Diqing Su, and Renata Saha are Winners at IEM Annual Retreat Poster Competition

Doctoral candidate Diqing Su, and doctoral student Renata Saha won best poster awards at the IEM (Institute for Engineering in Medicine) Annual Retreat. 

Diqing’s poster is titled “Large-Scale, High-Resolution Brain Sensing and Stimulation with Flexible Magnetic Nanosensors and Nanostimulators,” and was showcased in the Neural category.

Doctoral Candidate Diqing Su

The poster demonstrates the use of magnetic tunnel junctions as magnetic nanosensors for neuron signal detection. As magnetic fields are less impacted by the surrounding neuron cells as compared to electric fields or current, these magnetic nanosensors hold the potential of large-scale, high-resolution detection of neuron signals. The nanosensors can be integrated with magnetic neuron stimulators on flexible substrates using microfabrication techniques.

Diqing has been the recipient of several awards including the best poster award at the 2017 MMM Conference, and Outstanding TA award two years in a row. Her research interest is in developing magnetic nanosensors for biological applications, and she is working under the guidance of Distinguished McKnight University Professor of Electrical and Computer Engineering Jian Ping Wang. 

Renata Saha, a doctoral student in ECE, won the best poster award and was placed first within the Neural category. Her poster is titled, “Highly Tunable, Ultra-Low Power, Cellular-Level, Magnetic Neurostimulation through Flexible Spintronic Nanostructures.”

Doctoral Student Renata Saha

One of the reasons micromagnetic stimulation has an edge over deep brain stimulation (DBS) or transcranial magnetic stimulation (TMS) is that a magnetic field has higher permeability through biological tissues. However, micromagnetic stimulation reportedly consumes 103 times more power than conventional DBS electrodes, which can have a detrimental effect on tissues. In her poster, Renata provides proof-of-concept that  magnetic materials from modern-age computer hard-disk drives can be used as next-generation implantable magnetic neurostimulators. These devices, known as spintronic nanodevices, being nanometer sized can activate neurons with cellular resolutions and can be fabricated onto flexible biocompatible substrates.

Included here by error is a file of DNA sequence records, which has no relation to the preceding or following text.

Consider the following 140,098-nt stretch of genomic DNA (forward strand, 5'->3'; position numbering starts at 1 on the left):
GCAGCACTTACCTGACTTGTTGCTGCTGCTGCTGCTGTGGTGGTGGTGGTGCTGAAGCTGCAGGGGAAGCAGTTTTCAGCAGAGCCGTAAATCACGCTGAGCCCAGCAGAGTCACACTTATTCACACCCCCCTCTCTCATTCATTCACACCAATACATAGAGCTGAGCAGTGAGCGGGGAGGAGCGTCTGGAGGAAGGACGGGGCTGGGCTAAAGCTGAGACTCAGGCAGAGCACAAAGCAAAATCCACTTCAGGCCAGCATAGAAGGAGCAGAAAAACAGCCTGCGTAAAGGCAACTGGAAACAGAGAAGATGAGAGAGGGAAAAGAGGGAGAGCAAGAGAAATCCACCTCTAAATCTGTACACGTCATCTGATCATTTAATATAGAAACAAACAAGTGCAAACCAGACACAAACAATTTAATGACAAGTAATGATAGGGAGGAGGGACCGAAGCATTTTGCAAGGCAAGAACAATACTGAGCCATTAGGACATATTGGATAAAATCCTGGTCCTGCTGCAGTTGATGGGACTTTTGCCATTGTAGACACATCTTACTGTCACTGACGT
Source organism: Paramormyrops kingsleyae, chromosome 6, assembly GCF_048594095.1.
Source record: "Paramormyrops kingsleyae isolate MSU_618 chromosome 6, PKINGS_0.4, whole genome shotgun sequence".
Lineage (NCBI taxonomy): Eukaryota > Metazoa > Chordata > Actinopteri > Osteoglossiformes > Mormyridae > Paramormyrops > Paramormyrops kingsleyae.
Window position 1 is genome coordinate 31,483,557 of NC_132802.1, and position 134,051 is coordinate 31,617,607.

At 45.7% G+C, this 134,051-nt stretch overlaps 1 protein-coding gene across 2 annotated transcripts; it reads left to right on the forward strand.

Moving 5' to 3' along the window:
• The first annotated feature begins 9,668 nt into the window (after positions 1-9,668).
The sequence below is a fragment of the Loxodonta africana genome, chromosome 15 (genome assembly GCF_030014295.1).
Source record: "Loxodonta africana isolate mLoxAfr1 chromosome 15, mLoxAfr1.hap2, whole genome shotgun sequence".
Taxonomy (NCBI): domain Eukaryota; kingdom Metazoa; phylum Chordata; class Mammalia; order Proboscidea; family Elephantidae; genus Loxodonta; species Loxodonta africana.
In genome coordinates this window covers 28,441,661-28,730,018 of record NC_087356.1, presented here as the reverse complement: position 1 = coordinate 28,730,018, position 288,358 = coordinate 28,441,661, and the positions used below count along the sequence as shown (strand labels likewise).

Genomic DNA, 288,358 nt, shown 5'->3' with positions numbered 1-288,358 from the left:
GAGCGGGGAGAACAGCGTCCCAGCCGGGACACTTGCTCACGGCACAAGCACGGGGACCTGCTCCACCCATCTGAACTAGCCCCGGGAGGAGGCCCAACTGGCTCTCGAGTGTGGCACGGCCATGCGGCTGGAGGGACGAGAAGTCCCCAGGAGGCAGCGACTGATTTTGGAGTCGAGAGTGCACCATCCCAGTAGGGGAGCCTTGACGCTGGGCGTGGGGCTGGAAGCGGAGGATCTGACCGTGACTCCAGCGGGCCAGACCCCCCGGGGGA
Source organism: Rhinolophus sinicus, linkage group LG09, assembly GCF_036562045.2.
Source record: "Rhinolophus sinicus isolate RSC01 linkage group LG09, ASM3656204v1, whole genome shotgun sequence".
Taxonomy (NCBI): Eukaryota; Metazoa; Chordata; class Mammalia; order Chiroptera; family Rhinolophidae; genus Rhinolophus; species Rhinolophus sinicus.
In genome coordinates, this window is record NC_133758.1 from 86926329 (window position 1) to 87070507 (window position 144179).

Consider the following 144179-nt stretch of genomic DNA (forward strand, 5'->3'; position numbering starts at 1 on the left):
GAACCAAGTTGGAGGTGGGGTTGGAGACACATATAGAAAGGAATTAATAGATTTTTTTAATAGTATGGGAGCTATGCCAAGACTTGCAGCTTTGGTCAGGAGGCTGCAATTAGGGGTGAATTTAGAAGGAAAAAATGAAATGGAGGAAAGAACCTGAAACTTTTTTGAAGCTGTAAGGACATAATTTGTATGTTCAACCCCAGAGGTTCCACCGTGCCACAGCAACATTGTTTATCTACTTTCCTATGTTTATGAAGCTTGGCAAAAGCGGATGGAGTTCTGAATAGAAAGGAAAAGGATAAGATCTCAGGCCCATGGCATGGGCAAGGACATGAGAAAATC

Renata, a recipient of a 3-year College of Science and Engineering fellowship, recently received the Brain Tumor Program travel grant from the University’s Masonic Center to share her work titled, “A Highly Tunable Skyrmion-based Neurostimulator (SkyNS) for Low-Power Cellular-Level Implantable Magnetic Stimulation” at the Annual Conference on Magnetism and Magnetic Materials (MMM 2019) to be held in Las Vegas in November.